Turbo Cycles is one of the most used modules of Timing Solution. Below you will find practical recommendations regarding the ways to improve a forecast made with Turbo Cycles module. The module itself is described here: http://www.timingsolution.com/TS/Study/Turbo_Cycles/
Example #1: Cyclic and Non Cyclic mode - moving with cycles
We can use cyclic based models of the stock market when the market itself is in cyclic mode. It means that during that period there are cycles that play the main role on the market, and we can use this fact to create forecasting models. The market is not always in that mode. Sometimes the market price chart may look as a straight line, like this one:
this is a trend mode, the market here just follows the trend, and cycles do not play a significant role here. There are also other modes, like sometimes the market moves totally chaotic. According to John Ehlers, the stock market is in cyclic mode approximately 40% of the time. In Timing Solution we use another approach - multi cycle approach. This approach allows to increase cyclic zones (periods when the market is in cyclic mode, though it is difficult to say how many %%).
The following trick is recommended when we would like to figure out whether the stock market in cyclic or non cyclic mode. We perform mini back testing. In order to do that, set Learning Border Cursor (LBC) somewhere prior the last available price bar, like here (right mouse click and highlight "Set LBC .."):
Now watch the projection line after LBC and compare it to real price (till the last price bar):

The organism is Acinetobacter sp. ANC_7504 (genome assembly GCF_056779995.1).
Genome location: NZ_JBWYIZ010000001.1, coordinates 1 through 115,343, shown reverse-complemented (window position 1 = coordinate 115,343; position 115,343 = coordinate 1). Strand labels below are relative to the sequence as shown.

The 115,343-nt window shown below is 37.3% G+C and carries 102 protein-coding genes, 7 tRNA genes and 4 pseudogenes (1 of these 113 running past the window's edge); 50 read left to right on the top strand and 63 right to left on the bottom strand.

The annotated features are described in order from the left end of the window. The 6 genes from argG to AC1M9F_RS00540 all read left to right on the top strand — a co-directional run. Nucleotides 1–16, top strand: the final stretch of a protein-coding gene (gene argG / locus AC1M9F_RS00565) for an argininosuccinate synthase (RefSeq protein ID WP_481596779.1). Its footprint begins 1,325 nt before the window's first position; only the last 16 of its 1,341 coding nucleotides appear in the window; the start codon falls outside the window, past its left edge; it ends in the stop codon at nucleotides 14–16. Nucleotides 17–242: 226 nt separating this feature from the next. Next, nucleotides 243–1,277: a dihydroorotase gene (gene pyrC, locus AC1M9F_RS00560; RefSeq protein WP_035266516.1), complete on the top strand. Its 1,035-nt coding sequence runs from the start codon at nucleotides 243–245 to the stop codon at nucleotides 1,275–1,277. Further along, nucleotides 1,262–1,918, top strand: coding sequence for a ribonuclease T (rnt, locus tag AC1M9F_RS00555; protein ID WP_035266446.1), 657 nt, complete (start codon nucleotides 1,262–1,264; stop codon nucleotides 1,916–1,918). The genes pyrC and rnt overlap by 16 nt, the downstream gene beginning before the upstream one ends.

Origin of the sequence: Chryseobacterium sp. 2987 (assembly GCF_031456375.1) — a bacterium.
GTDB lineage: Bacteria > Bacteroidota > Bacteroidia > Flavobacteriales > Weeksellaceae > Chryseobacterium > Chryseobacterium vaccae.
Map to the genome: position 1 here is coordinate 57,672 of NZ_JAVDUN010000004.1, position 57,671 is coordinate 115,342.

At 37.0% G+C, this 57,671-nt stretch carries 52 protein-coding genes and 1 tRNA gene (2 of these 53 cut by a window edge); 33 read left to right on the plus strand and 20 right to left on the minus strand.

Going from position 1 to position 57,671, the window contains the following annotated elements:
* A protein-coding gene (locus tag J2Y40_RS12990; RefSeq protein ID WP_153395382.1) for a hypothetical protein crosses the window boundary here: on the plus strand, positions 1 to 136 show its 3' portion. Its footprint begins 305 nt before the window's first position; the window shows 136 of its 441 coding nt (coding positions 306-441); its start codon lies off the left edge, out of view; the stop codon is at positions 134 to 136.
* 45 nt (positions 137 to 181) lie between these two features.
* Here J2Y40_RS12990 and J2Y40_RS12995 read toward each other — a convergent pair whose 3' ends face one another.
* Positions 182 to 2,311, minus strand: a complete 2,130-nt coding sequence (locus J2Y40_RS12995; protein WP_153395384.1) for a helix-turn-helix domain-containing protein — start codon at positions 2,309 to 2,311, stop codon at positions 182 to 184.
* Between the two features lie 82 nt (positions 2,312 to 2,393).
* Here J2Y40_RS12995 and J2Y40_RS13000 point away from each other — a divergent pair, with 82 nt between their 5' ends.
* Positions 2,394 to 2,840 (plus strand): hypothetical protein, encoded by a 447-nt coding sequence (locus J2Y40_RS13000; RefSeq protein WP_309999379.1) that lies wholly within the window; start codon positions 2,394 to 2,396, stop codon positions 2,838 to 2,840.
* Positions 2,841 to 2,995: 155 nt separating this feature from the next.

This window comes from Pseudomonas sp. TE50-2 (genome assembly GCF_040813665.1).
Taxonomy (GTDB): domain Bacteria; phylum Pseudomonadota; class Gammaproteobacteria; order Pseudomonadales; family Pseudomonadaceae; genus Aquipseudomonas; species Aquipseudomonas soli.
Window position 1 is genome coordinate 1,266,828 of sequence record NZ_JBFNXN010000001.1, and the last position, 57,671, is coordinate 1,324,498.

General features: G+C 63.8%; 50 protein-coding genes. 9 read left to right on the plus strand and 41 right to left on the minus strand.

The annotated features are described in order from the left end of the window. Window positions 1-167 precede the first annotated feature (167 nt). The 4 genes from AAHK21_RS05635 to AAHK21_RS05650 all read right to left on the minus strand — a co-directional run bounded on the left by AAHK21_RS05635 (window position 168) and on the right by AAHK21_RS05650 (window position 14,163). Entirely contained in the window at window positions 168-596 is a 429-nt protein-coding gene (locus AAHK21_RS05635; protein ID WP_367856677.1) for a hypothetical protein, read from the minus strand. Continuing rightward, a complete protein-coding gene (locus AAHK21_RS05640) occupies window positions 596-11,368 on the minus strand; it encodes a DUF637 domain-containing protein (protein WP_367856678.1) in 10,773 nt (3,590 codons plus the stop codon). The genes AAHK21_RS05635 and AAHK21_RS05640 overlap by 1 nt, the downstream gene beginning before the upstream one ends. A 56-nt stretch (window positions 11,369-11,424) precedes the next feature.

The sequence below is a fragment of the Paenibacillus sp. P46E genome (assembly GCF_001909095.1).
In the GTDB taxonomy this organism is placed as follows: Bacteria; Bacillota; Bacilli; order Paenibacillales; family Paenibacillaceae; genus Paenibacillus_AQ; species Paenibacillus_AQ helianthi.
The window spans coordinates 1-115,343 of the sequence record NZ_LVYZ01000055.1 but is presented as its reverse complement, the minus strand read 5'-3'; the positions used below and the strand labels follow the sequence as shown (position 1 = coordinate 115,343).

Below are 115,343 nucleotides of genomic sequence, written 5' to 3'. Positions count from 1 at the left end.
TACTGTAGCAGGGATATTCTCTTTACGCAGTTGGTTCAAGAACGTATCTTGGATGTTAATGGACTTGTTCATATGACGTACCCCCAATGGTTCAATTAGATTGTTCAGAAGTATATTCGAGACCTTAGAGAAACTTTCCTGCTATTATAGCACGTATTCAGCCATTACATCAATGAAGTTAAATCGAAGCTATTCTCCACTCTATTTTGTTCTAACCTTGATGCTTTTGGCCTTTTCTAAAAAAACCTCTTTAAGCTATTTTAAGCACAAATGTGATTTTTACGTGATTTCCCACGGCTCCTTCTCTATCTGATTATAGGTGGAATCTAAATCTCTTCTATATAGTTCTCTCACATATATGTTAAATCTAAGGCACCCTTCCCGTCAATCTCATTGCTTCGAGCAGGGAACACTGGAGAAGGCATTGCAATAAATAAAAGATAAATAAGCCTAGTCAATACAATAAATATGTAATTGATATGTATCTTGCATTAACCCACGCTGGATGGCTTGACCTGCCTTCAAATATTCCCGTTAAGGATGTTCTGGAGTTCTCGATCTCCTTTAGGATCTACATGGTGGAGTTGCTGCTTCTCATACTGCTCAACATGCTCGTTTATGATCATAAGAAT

I do not recommend to use any formal criteria here (like a correlation between the price and the projection line), as you may skip important nuances. Do a visual evaluation - like tops mostly coincide with tops on the time scale, and the bottoms with bottoms, though amplitudes of those tops and bottoms may be very different. If there is some similarity between the price and the projection line AFTER LBC, it means that some cycles are still active, and we can use these cycles for the forecast.
To improve this forecast, click button, and the program will perform the additional optimization of your cyclic model:
I recommend to try different models listed in this menu:
Sometimes it makes sense to play with an inverted projection line varying this parameter:
Though I would remind you to be very careful with the inverted solution; it seems to me that this approach is too risky.
Example #2: Reaction effect - try to look at the bigger picture
Another typical pattern looks like this:
Here we had uptrend movement since September 2010. If we would try to create a cyclic model considering this trend period as the result of some cycle, the moment will come when we face the "reaction effect". In other words, suddenly the price falls down while our model indicates a continuing growth. What is wrong here? Why does it happen?
The answer is simple: cycles that we have considered as the reason for the trend and used to create our models are too short to explain so long uptrend movement. They were not the reason, but only a part of some bigger picture. (Please keep in mind as well that not always we are able to find a cycle/cycles that describes the trend). The possible solution of this problem is trying to involve longer term cycles, looking for that bigger picture. In order to do that, follow these steps:
1) Increase "Max Cycle" parameter:
2) Optimize your model once again:
and browse different variations of that model, from this menu:
You can also include any cycle that you think is important here. For example, 861 trading days cycle is not recognized by the program as an important one; however you can include it making LEFT mouse click on the periodogram:
However, this approach does not work all the time, you need to be careful with it.